A helicopter pilot died after a boat he was lifting struck part of his aircraft, a sheriff has ruled.
Peter Clunas, 59, was carrying out work on a fish farm in North Uist when the accident happened.
The small boat being lifted became unstable and flew upwards causing the lifting line to strike the helicopter’s tail rotor.
The Aberdeenshire-based pilot’s machine then became ‘uncontrollable’ and plunged into the water of Loch Scadavy in June 2018.
Mr Clunas, of Newburgh, was the only person aboard the AS350 Squirrel aircraft.
A fatal accident inquiry held at Lochmaddy Sheriff Court has ruled nothing could have been done to prevent the tragedy and no reasonable precautions could have stopped it.
In a written ruling, Sheriff Gary Aitken said: “So far as the cause of the accident which resulted in Mr Clunas’ death is concerned, it is also clear that the accident was caused by the underslung boat being carried by the helicopter flying up, the lifting chain connecting the boat to the helicopter striking and damaging the tail rotor of the helicopter and the lifting chain becoming wrapped round the tail rotor boom of the helicopter.
“This impact caused significant damage to the helicopter and rendered it uncontrollable in the circumstances.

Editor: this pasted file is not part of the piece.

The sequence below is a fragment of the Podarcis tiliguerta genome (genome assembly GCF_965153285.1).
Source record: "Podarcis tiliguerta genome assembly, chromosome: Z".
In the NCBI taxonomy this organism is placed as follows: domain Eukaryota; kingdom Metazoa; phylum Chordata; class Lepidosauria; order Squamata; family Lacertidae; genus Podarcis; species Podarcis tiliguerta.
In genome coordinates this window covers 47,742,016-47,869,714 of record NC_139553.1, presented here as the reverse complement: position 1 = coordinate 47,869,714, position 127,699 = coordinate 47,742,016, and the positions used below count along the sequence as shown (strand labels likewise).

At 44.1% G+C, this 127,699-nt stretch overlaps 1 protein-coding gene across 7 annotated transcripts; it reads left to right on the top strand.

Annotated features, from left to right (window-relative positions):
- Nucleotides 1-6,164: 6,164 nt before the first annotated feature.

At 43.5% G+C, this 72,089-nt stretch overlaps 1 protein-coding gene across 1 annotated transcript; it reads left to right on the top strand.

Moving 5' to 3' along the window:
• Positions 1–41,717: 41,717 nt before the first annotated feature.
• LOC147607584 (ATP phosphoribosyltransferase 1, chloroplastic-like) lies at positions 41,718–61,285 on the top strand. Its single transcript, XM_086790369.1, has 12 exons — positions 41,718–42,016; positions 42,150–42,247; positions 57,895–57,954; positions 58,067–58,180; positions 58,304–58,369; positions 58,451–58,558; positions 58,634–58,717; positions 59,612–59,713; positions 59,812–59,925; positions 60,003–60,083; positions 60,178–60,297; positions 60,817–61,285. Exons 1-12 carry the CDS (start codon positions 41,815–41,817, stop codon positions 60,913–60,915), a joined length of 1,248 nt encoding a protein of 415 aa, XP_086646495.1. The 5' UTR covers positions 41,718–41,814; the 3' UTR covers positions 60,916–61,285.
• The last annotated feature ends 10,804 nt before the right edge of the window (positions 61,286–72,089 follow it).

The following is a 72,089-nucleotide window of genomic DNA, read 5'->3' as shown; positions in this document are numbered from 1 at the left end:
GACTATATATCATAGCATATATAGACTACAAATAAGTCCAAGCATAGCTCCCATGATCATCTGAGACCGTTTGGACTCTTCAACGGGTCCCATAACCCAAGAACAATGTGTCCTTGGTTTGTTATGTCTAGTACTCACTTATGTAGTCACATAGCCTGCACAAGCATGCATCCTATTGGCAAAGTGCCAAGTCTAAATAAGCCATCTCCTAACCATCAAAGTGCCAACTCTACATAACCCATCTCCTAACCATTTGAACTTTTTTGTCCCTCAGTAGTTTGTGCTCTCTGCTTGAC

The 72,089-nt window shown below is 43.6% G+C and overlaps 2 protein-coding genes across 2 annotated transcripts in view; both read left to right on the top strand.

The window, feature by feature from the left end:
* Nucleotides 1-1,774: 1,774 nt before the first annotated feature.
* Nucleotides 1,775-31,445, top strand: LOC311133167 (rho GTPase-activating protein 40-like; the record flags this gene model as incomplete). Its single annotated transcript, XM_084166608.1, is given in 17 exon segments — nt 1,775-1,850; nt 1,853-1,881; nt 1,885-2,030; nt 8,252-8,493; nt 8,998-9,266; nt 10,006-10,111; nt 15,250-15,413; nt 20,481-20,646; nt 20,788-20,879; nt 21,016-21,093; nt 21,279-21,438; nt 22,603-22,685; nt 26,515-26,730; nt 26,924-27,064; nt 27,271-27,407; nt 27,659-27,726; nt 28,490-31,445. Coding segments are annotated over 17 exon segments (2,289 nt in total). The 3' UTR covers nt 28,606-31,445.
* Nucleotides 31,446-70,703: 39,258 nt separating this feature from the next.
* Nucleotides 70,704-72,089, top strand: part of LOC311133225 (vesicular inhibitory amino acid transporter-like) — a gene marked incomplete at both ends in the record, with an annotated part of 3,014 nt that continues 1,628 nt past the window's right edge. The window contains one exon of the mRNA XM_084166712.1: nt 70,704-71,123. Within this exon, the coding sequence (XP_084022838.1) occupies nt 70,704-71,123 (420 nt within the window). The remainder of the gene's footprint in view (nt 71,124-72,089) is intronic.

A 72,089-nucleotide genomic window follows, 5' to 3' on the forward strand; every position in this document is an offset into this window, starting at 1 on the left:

“It is clear that in the matter of seconds which passed between the impact with the tail rotor and the impact with the water Mr Clunas did react and take remedial action.
“He released the external hook on the underside of the helicopter. He clearly made control inputs to the helicopter. However, there simply was insufficient height and time for him to bring the helicopter under control.”
Sheriff Aitken added: “The more complex question is what caused the boat to fly up in the first place, allowing the lifting chain to come in contact with the tail rotor and tail rotor boom. That question cannot be answered with certainty.
“Despite a full and thorough investigation a conclusive view cannot be taken as to which, if any, of these factors caused the boat to swing up. As already noted, it is not open to me to engage in speculation.
“The reality of life is that sometimes tragic events happen, and we are unable to determine why.”
Mr Clunas was survived by his partner and two sons, Alasdair and Bob, from a previous marriage.
In a statement following his death, his heartbroken family said: “We would like to thank emergency services for all their efforts at the scene of the accident.
“Peter was a larger than life character who loved flying. He was a keen cyclist and swimmer.
“He will be missed by all who knew him.”
An Air Accident Investigation Branch (AAIB) report earlier said the helicopter crashed into the loch after the boat became unstable.